“It does bring a certain level of anxiety to each show,” Sébastien admits. “When Genesis purchased those keyboards, guitars and amps, they were brand new but our equipment is forty years old and more, so they’re breaking all the time. It’s a constant worry to have to perform and deal with this equipment. Every day, every show brings its own lot of anxiety, wondering whether the equipment will survive the gig.
“But, for us, that’s part of the show and once in a while on stage it happens that something does break. We feel that people get it and they understand that’s part of the performance, it’s the price tag for trying to be authentic to the real experience.”
Of course, the focus of Genesis’ live performances of this time was the eccentric and outrageous Peter Gabriel. In his 24 years in this role, Denis Gagné has perfected every expression, every little nuance, all of Gabriel’s quirky story-time introductions to the songs and a vocal delivery that defies logic. All of the classic Gabriel characters are here including the grass-chewing Cosmic Lawnmower (I Know What I Like) and Britannia (Dancing With The Moonlit Knight).
The shy Peter Gabriel had developed his characters as a shield behind which he could hide on stage. Does Sébastien see any of Gabriel’s personality in his own front-man?
“Denis is playing a role and, as we know, Peter was impersonating all those characters in this stage persona but I can see a lot of similar traits in Denis’s personality with Peter Gabriel. The same kind of shyness, yes, but this interest in weirdness in some ways and so it suits him really well. He grew up with this music, too, and learned his English through listening to Peter Gabriel’s little speeches between songs.”
It is now 25 years since Sébastien and friends set out to honour one of the most challenging bands of all time, both musically and visually. Did he, at that time, envisage a long career for The Musical Box?
“Like any musician that has made some kind of career out of it, you hope for the best. We were a bit more cocky when we were younger and we strongly believed in the pertinence and reason of doing such a project as The Musical Box. It was very important to us, we really believed in Genesis’ artistry and still feel to this day that there is something important and that we want to share with an audience.
“We believe in the mission and the mission statement and our work and the way we do it. Could we have projected, 20 years ago, that we would tour the world for so many years, having this kind of longevity which is fairly rare for any act?
“No! Of course not! It was more the simple and pure interest of putting this thing together and just trying to show people how avant-garde and advanced their performance was. Our longevity is based on the fact that the original work is so strong that it survived the test of time, that people still believe and the audience is still very touched with what Genesis produced 40 years ago. That says a lot about the quality and the genius behind everything that they’ve done.
“I always make the point of how with modern production, with all the technology, there are a lot of visual stunts and special effects that are commonplace but with Genesis, even 40 years later, they are still a delight and a very touching experience. It’s a great tribute to how original and powerful the music was and the visual signature of the band and Peter Gabriel’s theatrics were.”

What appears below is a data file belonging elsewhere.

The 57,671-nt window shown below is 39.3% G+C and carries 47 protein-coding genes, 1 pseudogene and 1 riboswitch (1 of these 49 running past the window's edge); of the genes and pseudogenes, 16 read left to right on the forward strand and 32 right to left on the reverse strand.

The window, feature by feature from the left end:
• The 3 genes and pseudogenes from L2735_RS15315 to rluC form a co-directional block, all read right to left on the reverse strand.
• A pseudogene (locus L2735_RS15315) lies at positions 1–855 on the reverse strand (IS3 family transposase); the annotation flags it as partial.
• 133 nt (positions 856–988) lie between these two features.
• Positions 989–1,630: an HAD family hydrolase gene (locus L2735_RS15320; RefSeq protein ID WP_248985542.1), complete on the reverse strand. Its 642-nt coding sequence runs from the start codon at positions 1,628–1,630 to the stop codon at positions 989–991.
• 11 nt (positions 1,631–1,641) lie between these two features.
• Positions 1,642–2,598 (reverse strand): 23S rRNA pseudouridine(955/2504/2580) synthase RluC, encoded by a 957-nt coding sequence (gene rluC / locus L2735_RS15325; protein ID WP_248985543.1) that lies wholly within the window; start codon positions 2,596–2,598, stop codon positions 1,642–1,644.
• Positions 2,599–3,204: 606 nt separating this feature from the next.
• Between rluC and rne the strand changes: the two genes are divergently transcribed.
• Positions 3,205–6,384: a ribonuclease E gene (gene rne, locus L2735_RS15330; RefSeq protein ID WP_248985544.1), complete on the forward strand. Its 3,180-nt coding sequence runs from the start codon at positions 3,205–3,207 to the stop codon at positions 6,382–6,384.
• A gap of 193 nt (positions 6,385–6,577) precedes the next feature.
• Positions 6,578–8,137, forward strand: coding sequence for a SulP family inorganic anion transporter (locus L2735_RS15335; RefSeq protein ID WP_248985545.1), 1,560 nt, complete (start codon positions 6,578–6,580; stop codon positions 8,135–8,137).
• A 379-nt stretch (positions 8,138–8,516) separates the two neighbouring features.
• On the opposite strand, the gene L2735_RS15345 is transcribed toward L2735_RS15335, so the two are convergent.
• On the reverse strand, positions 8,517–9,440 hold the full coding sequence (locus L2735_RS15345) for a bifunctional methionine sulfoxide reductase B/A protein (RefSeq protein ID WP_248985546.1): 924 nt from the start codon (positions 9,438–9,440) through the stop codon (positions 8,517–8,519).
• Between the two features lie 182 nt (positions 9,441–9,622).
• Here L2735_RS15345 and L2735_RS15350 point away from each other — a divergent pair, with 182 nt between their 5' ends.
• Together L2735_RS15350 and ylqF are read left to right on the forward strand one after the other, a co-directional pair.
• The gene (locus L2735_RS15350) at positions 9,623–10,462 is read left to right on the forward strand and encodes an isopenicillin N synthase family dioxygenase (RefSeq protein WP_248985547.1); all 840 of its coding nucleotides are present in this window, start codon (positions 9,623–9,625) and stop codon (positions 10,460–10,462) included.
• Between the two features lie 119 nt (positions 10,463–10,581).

Their longevity has also been helped by the level of interest in British prog music of the seventies in Montreal and French-speaking Canada.
“I always thought that would be a challenge but this music has touched a lot of people and a whole generation of musicians where I come from. French Canada seems to have produced a lot of musicians interested in pushing the limits and boundaries of their own musicianship. Through jazz fusion and progressive music they ventured into that kind of musical ability and Genesis has been one of the references for that type of music.
“When it’s time to find a new guitar player or drummer, there always seems to be this guy that grew up with this music, is very familiar with it and has even developed some techniques that are very close to it, so the language is not lost. If I were coming from the US, I might answer differently and it may be more difficult to find those guys.”
I never got to see Genesis in the Gabriel era, the Trick Of The Tail tour was my first Genesis gig, and so many more will have grown up with this music handed down from parents and elder siblings. Seeing The Musical Box live was everything I hoped it would be and they are back in the UK this autumn with their new show which will include a visit to the post-Gabriel era of Trick and Wind And Wuthering.
“For the first time this will not be a historically-based re-enactment of Genesis. This is something we are going to indulge in, something more personal covering Genesis music from across the seventies. We are also including a lot of The Lamb Lies Down On Broadway material in the production. Lamb in it’s entirety is something we have done before but not something that we are planning to do again.”
The 10-date 2018 UK tour kicks off at The Cliffs Pavillion, Southend on 2nd October. The show will feature three distinct sets: Act 1 – The Wind’s Tail, music from Trick Of The Tail and Wind And Wuthering; Act 2 – Broadway Melodies, music from The Lamb featuring exclusive never before seen original photo slides from The Lamb; Act 3 – Before The Ordeal, music from Trespass, Nursery Cryme, Foxtrot and Selling England By The Pound.
This is an experience not to be missed.
2018 UK Tour Dates
02/10/18: Cliffs Pavillion, Southend
03/10/18: De Montfort Hall, Leicester
05/10/18: The Anvil, Basingstoke
06/10/18: Symphony Hall, Birmingham
07/10/18: Usher Hall, Edinburgh
08/10/18: Philharmonic Hall, Liverpool
09/10/18: O2 Apollo, Manchester
11/10/18: Eventim Apollo, London
12/10/18: Theatre Royal, Brighton
13/10/18: The Forum, Bath
The interview took place at Leicester’s De Montfort Hall on Sunday, 29th October 2017, prior to the concert.